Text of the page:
As supercars go, Audi’s R8 is one of the more endearing examples. Unlike the stereotypical Lamborghini Huracán driver, you don’t normally see someone exiting an R8 wrapped in a gaudy, overpriced t-shirt from Ed Hardy, their hair slicked up into a pompadour that clears the car’s roof by less than a millimeter. No, the Audi driver looks like someone who probably has to work for a living to afford such baubles and isn’t all that interested in flaunting it. They’re someone who probably dreamed of owning a Porsche 911 as a child, made a lot of smart financial decisions as an adult, and ultimately found themselves with more money than they needed.

Whether or not this portrayal is accurate is largely irrelevant. The assumption is that someone who bought an R8 is focused on the fundamentals  — fitting, considering that’s very much what the automobile is about. Refreshed for 2019, Audi is keeping the R8 true to form. Visual enhancements are subtle and minor mechanical improvements have been made everywhere else to help build a better car.

The mid-engined Audi will persist with the 5.2-liter V10, as expected. The manufacturer claims the sweet-sounding and naturally aspirated unit will continue forward in two flavors. At present, that means 532 horsepower or 610 hp for the Plus model. However, with its sister car, the Huracán, recently seeing an upgrade in performance, we expect Audi to bump up those figures a bit. But the Germans are being rather secretive about the updated R8. Odd, considering they teased it earlier this week and just made an official announcement for the 2019 model year.

That caginess extends to the suspension. We know it also saw improvements, but the hardware implemented is not fully known. However, Audi did say it tuned the steering for superior feedback, adding that a variable-ratio dynamic steering system exists as an option.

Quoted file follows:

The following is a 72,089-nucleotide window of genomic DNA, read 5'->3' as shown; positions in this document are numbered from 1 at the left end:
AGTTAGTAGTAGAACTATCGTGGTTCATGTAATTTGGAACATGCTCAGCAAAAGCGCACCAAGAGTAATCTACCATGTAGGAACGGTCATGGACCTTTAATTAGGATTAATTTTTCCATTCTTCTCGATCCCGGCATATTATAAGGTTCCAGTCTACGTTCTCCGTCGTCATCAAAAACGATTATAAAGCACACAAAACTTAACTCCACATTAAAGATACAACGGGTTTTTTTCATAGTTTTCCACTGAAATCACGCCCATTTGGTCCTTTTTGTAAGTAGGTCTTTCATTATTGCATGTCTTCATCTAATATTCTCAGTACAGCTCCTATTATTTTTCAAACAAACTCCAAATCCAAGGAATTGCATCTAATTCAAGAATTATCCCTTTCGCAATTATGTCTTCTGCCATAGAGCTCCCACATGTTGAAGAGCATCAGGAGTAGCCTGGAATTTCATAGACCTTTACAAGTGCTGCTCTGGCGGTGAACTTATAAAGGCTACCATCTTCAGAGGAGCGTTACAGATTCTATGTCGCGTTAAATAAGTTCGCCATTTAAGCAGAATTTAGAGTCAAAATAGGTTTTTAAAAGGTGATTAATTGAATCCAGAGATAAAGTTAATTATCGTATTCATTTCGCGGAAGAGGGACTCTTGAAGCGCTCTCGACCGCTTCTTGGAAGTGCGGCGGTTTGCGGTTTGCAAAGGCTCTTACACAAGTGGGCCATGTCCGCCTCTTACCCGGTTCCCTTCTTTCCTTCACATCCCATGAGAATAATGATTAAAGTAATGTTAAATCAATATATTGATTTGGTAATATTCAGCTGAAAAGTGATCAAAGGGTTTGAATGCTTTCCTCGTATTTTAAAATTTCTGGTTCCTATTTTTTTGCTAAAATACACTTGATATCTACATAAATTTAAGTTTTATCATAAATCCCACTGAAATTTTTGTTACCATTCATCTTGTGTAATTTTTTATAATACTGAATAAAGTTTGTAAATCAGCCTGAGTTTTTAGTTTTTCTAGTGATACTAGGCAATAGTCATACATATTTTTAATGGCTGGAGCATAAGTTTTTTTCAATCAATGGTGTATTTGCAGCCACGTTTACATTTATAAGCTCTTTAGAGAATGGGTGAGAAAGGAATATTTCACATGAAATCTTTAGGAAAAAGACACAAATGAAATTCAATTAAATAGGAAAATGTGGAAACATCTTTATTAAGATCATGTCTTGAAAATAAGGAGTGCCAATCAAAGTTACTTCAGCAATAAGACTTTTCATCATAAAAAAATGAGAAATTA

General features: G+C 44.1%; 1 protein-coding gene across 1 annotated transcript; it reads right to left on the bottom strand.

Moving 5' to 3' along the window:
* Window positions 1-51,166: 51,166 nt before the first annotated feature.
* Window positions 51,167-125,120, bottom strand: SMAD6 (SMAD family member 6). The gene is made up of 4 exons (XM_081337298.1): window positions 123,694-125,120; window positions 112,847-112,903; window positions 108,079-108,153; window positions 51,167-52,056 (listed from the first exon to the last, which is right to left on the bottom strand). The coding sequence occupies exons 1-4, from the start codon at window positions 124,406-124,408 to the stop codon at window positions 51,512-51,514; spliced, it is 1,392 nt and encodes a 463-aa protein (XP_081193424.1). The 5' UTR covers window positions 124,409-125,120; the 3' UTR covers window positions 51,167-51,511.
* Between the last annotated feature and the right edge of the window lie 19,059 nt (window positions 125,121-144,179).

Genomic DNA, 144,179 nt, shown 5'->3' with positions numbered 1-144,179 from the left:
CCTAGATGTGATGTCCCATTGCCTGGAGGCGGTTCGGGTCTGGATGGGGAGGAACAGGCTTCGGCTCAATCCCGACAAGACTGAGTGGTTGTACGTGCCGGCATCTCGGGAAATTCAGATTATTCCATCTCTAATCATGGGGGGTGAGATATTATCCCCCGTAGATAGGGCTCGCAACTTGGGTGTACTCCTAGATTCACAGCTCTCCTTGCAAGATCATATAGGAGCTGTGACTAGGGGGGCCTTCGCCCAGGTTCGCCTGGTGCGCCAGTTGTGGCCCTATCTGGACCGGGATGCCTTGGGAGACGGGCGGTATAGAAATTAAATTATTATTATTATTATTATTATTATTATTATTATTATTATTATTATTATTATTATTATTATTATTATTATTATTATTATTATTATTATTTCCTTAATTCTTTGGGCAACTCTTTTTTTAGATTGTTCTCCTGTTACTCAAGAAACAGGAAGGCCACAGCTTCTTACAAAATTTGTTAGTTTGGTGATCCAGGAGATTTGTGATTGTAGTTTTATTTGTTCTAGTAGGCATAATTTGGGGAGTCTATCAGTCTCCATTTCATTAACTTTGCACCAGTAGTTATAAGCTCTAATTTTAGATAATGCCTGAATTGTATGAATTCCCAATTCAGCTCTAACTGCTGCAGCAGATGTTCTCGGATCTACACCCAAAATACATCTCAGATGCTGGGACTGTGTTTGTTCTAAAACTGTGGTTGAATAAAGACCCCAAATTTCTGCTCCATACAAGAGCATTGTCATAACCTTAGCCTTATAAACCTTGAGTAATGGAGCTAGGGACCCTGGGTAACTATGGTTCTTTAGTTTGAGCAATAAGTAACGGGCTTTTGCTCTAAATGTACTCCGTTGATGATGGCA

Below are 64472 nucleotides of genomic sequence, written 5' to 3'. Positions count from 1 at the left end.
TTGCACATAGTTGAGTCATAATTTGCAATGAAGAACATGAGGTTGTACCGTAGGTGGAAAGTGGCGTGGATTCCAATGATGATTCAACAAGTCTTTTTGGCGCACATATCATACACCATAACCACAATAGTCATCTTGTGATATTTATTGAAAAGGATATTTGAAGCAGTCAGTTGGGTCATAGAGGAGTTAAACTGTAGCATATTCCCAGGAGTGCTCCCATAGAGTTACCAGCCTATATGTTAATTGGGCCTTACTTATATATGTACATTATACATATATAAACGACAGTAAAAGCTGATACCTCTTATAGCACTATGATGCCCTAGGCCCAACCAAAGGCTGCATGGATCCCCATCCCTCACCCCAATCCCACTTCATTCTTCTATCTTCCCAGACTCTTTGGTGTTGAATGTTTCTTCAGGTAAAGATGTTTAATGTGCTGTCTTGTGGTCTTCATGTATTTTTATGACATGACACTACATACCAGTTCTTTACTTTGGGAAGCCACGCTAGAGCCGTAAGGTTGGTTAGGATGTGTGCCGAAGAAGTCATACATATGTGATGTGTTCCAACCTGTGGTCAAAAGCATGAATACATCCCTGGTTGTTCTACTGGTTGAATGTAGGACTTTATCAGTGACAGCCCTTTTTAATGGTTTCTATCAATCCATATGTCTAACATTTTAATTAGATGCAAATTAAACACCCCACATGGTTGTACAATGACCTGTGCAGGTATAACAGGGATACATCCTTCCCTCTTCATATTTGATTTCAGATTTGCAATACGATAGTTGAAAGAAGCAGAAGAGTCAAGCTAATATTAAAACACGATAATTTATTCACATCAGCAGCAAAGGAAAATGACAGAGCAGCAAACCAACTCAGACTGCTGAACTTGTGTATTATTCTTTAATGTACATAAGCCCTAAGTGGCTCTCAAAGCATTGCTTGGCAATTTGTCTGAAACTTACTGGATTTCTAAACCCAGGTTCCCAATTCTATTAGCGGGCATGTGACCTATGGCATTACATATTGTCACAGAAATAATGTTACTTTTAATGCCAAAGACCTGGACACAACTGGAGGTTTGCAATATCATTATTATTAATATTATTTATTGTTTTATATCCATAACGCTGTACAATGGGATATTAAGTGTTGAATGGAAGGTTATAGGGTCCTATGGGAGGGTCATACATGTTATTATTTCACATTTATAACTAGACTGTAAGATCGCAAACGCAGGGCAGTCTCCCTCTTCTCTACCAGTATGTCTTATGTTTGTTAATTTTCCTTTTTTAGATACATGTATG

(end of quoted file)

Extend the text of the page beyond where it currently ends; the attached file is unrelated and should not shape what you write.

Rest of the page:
The car also gains new drive modes. Dry, wet, and snow will all be added to the car’s dynamic setting, which seems a little crazy. This author likes slinging vehicles through rain and slush more than most, but it’s difficult to imagine anyone wanting to test the limits of their “budget” supercar in a blizzard. That said, Audi gets a lot of praise for the adaptive all-wheel drive system in the R8 — which also sees improvements. Maybe it’s a match made in heaven.

Audi also retuned the ESC to help the car’s braking. The manufacturer now claims the R8’s 62-to-0 mph distance is nearly 5 feet shorter in ideal conditions. Meanwhile, stopping from 124 mph now requires an estimated 16.4 fewer feet. That ought to be handy on a track. Weight savings are likely modest, but every little bit helps. By implementing carbon and aluminum on a few select parts, the automaker hopes to stack those benefits. While it hasn’t given an official weight, Audi says the 2019 R8 sheds almost 4.5 pounds by swapping the front stabilizer to a carbon fiber-reinforced polymer.

Visually, it’s very similar to the 2018 model year. However, alterations to the front fascia give it a tastefully menacing presence. The most glaring change is a series of openings just above the grille, a nod to the original Sport Quattro. It’s still unclear if they direct air anywhere useful, however. On the back, a redesigned diffuser sits below a long, central vent, straddled by round exhaust ports. Overall, it makes a bolder statement, but doesn’t venture beyond the boundaries of the Audi’s signature styling.

New lightweight 20-inch, five-spoked “V” wheels are available as an option, while 19-inch rounds come standard. As in previous incarnations, carbon-ceramic brakes are available for those interested in track days. Audi also improved the R9’s dry sump system to keep oil moving around the V10 when subjected to repeated instances of lateral gravity.

R8 customers can choose from up to three exterior packages, depending on engine. These add various highlights to the front splitter, the side trims, and the diffuser. You an also have the Audi rings and badges on the exterior painted in a high-gloss black if you want. Two new metallic colors — Kemora Gray and Ascari Blue — join the exterior paint choices.